Sam Blackman was a Chief Warrant Officer in the Criminal Investigation Detachment of the U.S. Military when he lost his leg in Iraq. He was moved from Washington, D.C., to a hospital in Asheville, North Carolina, because he was complaining too much about facilities and treatment. There he meets an ex-marine and fellow amputee who points him in a new direction–until she’s murdered.
Colt doesn’t shy away from the mental illness, despair, and alcoholism present at times in the Big House, but all in all, it’s a “love letter to the past”. Colt said in an interview, “The book is about loss, but it’s also about change. My family’s always been reluctant to change, but now we’ve found out everybody is stronger and more resilient as a result.”
Haskell is a professor of biology at the University of the South. He undertook the project of quietly visiting one square meter of ground in an old growth forest in Tennessee almost daily for a year. He spent hours at a time letting all his senses experience what was there in what he called the “mandala”, a Sanskrit word for “community”. What’s so marvelous about his book is that he took particularities of time and place and made them universal. When a deer came within inches of him from behind, he wrote a chapter about the importance of large herbivores doing what we currently call “overbrowsing” the forest.
I first learned about this book from John Price who undertook a literary residency for the Scott County Reads Together program several years ago. He and Elmar Lueth both attended graduate writing programs at the University of Iowa and became very good friends. On Price’s recommendation alone, I purchased the book for the Library’s collection and then promoted it to the German American Heritage Center Book Group. Lueth grew up in Germany, but spent many years in the United States, most of it in Iowa where he met his future wife.
Mary Sutter is a skilled midwife, but dreams of being a surgeon. There is a prejudice against women in medicine, but when the Civil War starts being waged, Mary finds her desire and ability to help in great demand, regardless of her gender. The author is a trained nurse, and her descriptions of complicated labors and births, the amputations of legs, and the consequences of battle injuries and diseases are detailed and realistic. Her language borders at times on quaint in that readers feel like they’re in that time and place. And for those with a romantic bent, there’s that too.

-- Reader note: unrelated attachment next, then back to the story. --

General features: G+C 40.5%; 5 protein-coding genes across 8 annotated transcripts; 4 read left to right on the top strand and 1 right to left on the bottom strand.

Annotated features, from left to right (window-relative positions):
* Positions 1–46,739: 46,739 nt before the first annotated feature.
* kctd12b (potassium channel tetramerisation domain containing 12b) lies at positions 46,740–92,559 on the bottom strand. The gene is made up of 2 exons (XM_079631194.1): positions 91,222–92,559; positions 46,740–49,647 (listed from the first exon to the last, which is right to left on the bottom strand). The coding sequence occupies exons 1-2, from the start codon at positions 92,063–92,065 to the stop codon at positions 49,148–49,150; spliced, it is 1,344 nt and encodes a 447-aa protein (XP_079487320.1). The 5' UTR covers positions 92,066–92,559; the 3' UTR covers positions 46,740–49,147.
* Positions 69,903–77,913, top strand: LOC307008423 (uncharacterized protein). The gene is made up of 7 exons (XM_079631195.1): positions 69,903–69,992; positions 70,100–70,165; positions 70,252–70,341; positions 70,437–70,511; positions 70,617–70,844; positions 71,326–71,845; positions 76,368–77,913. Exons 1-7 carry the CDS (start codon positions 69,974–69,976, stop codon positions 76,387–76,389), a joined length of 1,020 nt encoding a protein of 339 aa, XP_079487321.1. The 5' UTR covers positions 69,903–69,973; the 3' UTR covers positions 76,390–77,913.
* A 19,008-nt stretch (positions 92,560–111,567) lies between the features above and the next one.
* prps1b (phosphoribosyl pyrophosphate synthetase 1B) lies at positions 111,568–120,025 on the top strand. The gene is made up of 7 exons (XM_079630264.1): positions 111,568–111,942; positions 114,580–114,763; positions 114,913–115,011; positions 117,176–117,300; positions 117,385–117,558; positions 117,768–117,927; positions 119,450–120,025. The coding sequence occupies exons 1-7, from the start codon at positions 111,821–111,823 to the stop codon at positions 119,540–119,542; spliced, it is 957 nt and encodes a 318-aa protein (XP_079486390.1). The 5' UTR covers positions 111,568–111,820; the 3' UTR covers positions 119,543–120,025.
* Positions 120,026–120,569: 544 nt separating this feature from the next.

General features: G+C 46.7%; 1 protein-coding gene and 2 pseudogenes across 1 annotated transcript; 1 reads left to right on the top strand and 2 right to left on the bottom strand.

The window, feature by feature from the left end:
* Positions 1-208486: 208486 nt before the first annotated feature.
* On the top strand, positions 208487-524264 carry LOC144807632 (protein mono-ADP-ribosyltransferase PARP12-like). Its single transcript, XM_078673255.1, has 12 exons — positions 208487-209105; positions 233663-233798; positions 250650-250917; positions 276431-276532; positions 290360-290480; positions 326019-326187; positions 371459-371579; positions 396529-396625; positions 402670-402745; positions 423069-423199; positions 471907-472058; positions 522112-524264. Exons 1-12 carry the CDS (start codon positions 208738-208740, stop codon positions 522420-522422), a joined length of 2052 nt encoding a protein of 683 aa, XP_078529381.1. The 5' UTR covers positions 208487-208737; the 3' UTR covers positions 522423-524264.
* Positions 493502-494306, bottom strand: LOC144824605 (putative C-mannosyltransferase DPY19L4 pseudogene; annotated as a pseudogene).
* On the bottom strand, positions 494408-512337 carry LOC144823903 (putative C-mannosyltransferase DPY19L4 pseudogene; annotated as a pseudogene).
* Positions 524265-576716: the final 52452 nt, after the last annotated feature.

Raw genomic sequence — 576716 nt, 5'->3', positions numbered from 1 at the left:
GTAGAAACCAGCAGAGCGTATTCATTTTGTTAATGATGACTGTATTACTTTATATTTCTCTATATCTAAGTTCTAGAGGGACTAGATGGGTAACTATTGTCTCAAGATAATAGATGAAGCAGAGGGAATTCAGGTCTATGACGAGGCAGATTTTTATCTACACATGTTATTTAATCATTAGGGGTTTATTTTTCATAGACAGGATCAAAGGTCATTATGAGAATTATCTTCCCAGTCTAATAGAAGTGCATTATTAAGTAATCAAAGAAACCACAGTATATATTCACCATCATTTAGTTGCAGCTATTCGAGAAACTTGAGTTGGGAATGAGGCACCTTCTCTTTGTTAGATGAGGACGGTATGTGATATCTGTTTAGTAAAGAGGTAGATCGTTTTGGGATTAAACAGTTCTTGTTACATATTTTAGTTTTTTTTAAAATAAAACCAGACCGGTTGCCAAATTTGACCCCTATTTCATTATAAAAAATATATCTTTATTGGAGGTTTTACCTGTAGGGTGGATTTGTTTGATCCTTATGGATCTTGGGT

This book is considered a classic spy thriller of the Cold War. Having lived in West Berlin from 1978-1982, I was very familiar with the Berlin Wall (which came down in 1989). The Wall plays a significant role in this story. I found myself incredibly suspicious of everyone and of everything that happened. Was it an accident or was it planned? Is this person a spy? If so, for which side? Or is this person a double agent, working for both sides? It was indeed a grim situation. Several people in the Mystery Book Discussion group commented that their spouses were in the military at that time and probably did some spying, but never talked about it, of course. My spouse worked for a German bi-cultural bilingual school, and I’m pretty sure he wasn’t doing any spying.